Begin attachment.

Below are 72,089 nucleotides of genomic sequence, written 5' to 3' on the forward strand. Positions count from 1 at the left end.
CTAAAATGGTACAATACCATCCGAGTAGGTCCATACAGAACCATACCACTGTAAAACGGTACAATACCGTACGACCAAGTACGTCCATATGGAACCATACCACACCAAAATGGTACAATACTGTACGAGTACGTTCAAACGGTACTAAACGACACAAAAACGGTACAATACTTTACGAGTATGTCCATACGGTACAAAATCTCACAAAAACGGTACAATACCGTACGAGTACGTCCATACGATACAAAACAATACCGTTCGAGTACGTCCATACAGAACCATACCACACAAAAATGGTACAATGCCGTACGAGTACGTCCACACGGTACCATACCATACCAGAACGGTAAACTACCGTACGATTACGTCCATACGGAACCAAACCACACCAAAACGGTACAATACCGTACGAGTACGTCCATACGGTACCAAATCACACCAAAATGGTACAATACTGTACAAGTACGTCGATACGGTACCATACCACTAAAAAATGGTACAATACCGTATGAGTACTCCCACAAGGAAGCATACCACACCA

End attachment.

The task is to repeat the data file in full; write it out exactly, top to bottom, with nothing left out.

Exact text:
Below are 72,089 nucleotides of genomic sequence, written 5' to 3' on the forward strand. Positions count from 1 at the left end.
CTAAAATGGTACAATACCATCCGAGTAGGTCCATACAGAACCATACCACTGTAAAACGGTACAATACCGTACGACCAAGTACGTCCATATGGAACCATACCACACCAAAATGGTACAATACTGTACGAGTACGTTCAAACGGTACTAAACGACACAAAAACGGTACAATACTTTACGAGTATGTCCATACGGTACAAAATCTCACAAAAACGGTACAATACCGTACGAGTACGTCCATACGATACAAAACAATACCGTTCGAGTACGTCCATACAGAACCATACCACACAAAAATGGTACAATGCCGTACGAGTACGTCCACACGGTACCATACCATACCAGAACGGTAAACTACCGTACGATTACGTCCATACGGAACCAAACCACACCAAAACGGTACAATACCGTACGAGTACGTCCATACGGTACCAAATCACACCAAAATGGTACAATACTGTACAAGTACGTCGATACGGTACCATACCACTAAAAAATGGTACAATACCGTATGAGTACTCCCACAAGGAAGCATACCACACCA